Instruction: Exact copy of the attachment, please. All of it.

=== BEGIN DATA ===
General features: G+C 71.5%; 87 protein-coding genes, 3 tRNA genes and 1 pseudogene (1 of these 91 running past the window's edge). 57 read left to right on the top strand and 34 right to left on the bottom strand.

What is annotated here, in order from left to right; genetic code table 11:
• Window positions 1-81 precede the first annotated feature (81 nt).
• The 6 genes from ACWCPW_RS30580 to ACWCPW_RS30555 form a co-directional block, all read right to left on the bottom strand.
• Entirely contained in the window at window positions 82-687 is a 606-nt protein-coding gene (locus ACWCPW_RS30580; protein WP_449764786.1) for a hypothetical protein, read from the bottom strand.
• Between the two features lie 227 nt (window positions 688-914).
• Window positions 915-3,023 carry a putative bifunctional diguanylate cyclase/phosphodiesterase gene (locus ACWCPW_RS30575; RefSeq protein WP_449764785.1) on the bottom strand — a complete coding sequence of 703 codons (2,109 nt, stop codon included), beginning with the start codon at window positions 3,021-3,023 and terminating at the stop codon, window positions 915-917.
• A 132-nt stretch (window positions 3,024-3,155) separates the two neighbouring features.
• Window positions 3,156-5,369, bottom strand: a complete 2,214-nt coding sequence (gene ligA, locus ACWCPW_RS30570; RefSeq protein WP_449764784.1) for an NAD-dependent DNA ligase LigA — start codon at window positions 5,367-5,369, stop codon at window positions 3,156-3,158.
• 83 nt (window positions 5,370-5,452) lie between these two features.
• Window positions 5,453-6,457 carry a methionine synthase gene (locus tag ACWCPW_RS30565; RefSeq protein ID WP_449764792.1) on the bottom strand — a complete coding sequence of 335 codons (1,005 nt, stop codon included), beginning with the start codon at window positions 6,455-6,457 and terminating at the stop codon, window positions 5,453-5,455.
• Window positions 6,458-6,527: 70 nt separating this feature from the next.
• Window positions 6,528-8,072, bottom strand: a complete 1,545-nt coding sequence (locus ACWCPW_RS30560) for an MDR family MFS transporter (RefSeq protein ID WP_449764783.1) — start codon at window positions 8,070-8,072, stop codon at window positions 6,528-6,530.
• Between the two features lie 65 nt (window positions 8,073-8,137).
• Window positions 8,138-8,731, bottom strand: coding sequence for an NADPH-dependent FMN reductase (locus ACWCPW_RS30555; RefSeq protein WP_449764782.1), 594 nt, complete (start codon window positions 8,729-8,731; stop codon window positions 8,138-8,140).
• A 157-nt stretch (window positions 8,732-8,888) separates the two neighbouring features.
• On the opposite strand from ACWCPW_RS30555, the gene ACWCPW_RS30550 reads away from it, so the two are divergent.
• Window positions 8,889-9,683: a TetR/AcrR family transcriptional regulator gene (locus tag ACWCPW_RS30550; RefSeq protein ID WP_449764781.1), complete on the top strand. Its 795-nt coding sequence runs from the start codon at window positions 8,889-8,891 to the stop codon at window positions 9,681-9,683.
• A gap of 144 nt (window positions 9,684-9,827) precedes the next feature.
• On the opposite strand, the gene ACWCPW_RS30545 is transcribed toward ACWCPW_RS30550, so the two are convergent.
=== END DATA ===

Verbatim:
General features: G+C 71.5%; 87 protein-coding genes, 3 tRNA genes and 1 pseudogene (1 of these 91 running past the window's edge). 57 read left to right on the top strand and 34 right to left on the bottom strand.

What is annotated here, in order from left to right; genetic code table 11:
• Window positions 1-81 precede the first annotated feature (81 nt).
• The 6 genes from ACWCPW_RS30580 to ACWCPW_RS30555 form a co-directional block, all read right to left on the bottom strand.
• Entirely contained in the window at window positions 82-687 is a 606-nt protein-coding gene (locus ACWCPW_RS30580; protein WP_449764786.1) for a hypothetical protein, read from the bottom strand.
• Between the two features lie 227 nt (window positions 688-914).
• Window positions 915-3,023 carry a putative bifunctional diguanylate cyclase/phosphodiesterase gene (locus ACWCPW_RS30575; RefSeq protein WP_449764785.1) on the bottom strand — a complete coding sequence of 703 codons (2,109 nt, stop codon included), beginning with the start codon at window positions 3,021-3,023 and terminating at the stop codon, window positions 915-917.
• A 132-nt stretch (window positions 3,024-3,155) separates the two neighbouring features.
• Window positions 3,156-5,369, bottom strand: a complete 2,214-nt coding sequence (gene ligA, locus ACWCPW_RS30570; RefSeq protein WP_449764784.1) for an NAD-dependent DNA ligase LigA — start codon at window positions 5,367-5,369, stop codon at window positions 3,156-3,158.
• 83 nt (window positions 5,370-5,452) lie between these two features.
• Window positions 5,453-6,457 carry a methionine synthase gene (locus tag ACWCPW_RS30565; RefSeq protein ID WP_449764792.1) on the bottom strand — a complete coding sequence of 335 codons (1,005 nt, stop codon included), beginning with the start codon at window positions 6,455-6,457 and terminating at the stop codon, window positions 5,453-5,455.
• Window positions 6,458-6,527: 70 nt separating this feature from the next.
• Window positions 6,528-8,072, bottom strand: a complete 1,545-nt coding sequence (locus ACWCPW_RS30560) for an MDR family MFS transporter (RefSeq protein ID WP_449764783.1) — start codon at window positions 8,070-8,072, stop codon at window positions 6,528-6,530.
• Between the two features lie 65 nt (window positions 8,073-8,137).
• Window positions 8,138-8,731, bottom strand: coding sequence for an NADPH-dependent FMN reductase (locus ACWCPW_RS30555; RefSeq protein WP_449764782.1), 594 nt, complete (start codon window positions 8,729-8,731; stop codon window positions 8,138-8,140).
• A 157-nt stretch (window positions 8,732-8,888) separates the two neighbouring features.
• On the opposite strand from ACWCPW_RS30555, the gene ACWCPW_RS30550 reads away from it, so the two are divergent.
• Window positions 8,889-9,683: a TetR/AcrR family transcriptional regulator gene (locus tag ACWCPW_RS30550; RefSeq protein ID WP_449764781.1), complete on the top strand. Its 795-nt coding sequence runs from the start codon at window positions 8,889-8,891 to the stop codon at window positions 9,681-9,683.
• A gap of 144 nt (window positions 9,684-9,827) precedes the next feature.
• On the opposite strand, the gene ACWCPW_RS30545 is transcribed toward ACWCPW_RS30550, so the two are convergent.